Just last month Rethink Mental Illness warned of a “looming mental health crisis”, reporting that visits to their website for advice had doubled in the six months after the first lockdown was announced. With a second lockdown on the horizon, shorter days and a general feeling that the government has completely ballsed up dealing with the pandemic, no doubt these problems are set to be compounded in lockdown 2.0.
Nothing worked for me last time. I got sleeping pills, I upped my Citalopram dosage, I fell in love...still, the malaise lingered. So, when I stumbled across the Chi Machine on Tiktok, I thought: could this leg waggling machine be the answer to all my mental and physical ills?
The Chi Machine makes a lot of claims about what it can do for you. It was invented in the 1980s by Dr Shizou Inoue who got the idea by watching goldfish swimming. He reckoned that the way they moved was the optimum way to funnel oxygen around the body and decided that anything fish could do, we could do too (aside from the breathing underwater thing). He wasn’t just taking a punt - he’d spent years researching oxygenating exercise and was once the chairman of Japan’s Oxygen Health Association. His Sun Ancon Aerobic Exerciser (Chi Machine to you and I) was the result. You can get cheaper imitations on Amazon but if this was going to change my life, I was going to go straight to the source so I went for the original.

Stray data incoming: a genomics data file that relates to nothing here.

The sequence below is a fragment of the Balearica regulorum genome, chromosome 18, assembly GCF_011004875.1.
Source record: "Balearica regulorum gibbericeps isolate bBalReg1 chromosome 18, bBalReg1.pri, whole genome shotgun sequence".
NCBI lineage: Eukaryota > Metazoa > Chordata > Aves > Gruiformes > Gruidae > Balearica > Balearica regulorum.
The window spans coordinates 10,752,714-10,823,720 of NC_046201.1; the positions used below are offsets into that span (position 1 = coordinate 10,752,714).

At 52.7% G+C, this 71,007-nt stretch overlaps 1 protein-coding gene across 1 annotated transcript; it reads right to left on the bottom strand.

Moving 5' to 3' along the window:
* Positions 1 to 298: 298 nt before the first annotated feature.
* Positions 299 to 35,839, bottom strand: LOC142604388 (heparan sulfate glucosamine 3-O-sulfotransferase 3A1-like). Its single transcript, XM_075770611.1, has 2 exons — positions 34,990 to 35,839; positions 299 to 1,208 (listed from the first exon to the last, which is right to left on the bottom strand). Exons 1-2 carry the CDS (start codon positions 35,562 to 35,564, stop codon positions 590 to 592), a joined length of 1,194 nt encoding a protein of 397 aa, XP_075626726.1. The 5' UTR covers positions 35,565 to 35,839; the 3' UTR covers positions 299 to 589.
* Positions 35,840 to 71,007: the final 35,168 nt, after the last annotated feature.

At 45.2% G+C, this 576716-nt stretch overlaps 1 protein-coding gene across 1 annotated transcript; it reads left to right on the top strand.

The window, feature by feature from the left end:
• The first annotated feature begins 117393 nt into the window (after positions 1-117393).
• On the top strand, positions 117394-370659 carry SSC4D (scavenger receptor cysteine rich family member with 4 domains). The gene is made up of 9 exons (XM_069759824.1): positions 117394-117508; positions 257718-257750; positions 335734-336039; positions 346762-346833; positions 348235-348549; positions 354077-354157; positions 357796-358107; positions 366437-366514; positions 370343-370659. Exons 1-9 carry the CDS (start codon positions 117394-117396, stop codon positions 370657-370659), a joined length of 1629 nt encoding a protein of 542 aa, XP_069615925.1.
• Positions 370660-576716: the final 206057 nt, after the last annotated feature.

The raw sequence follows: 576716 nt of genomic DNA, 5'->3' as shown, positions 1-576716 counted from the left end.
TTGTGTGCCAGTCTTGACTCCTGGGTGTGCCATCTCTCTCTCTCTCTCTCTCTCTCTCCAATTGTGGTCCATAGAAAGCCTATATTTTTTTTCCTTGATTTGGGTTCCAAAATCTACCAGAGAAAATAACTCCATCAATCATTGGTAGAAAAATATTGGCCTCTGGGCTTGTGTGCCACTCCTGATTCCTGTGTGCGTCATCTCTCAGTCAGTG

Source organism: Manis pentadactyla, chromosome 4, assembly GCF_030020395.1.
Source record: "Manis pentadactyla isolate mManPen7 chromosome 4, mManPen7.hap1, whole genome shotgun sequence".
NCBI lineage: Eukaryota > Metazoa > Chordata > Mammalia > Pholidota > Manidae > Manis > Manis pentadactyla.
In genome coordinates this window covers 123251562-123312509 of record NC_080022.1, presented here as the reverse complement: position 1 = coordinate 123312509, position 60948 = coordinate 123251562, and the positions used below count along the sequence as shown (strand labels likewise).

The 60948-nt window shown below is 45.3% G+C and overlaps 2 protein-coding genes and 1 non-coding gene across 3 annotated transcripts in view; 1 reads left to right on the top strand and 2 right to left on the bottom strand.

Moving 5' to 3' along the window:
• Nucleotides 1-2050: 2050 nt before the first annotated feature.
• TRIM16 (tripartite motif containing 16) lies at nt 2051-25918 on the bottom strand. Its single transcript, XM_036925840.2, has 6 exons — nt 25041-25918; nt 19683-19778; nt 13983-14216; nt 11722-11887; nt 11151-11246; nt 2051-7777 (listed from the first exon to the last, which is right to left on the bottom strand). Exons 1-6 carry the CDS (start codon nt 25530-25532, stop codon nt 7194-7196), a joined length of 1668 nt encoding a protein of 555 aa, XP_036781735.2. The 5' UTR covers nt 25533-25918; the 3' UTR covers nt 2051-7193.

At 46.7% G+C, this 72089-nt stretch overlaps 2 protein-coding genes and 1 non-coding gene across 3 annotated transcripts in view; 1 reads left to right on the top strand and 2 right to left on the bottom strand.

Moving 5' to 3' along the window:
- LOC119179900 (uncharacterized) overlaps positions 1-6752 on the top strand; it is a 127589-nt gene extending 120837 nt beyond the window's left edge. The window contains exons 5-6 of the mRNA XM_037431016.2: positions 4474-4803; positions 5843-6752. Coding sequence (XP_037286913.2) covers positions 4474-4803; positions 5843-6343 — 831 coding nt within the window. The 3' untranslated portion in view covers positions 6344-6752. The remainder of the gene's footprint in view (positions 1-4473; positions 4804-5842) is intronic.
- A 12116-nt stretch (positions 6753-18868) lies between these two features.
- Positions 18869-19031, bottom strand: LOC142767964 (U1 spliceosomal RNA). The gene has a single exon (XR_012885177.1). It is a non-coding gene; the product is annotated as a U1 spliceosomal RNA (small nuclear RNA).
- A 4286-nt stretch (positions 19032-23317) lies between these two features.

If you believe the dedicated followers of Chi, the benefits of fish-flopping around in this way extend further than just oxygenating your blood. Allegedly, it can also drain your body of lymphatic toxins, exercise your spine, stabilise your blood pressure and, even tone your abs. Fifteen minutes on the Chi Machine is supposedly equivalent to 90 minutes of walking in terms of oxygenation of the blood. Given all of these claims - it’s no surprise that the machine has spawned much content on TikTok, where people have been filming their wobbly legs and giggly responses after Mamina Turegano posted a video of her mum using her Chi Machine.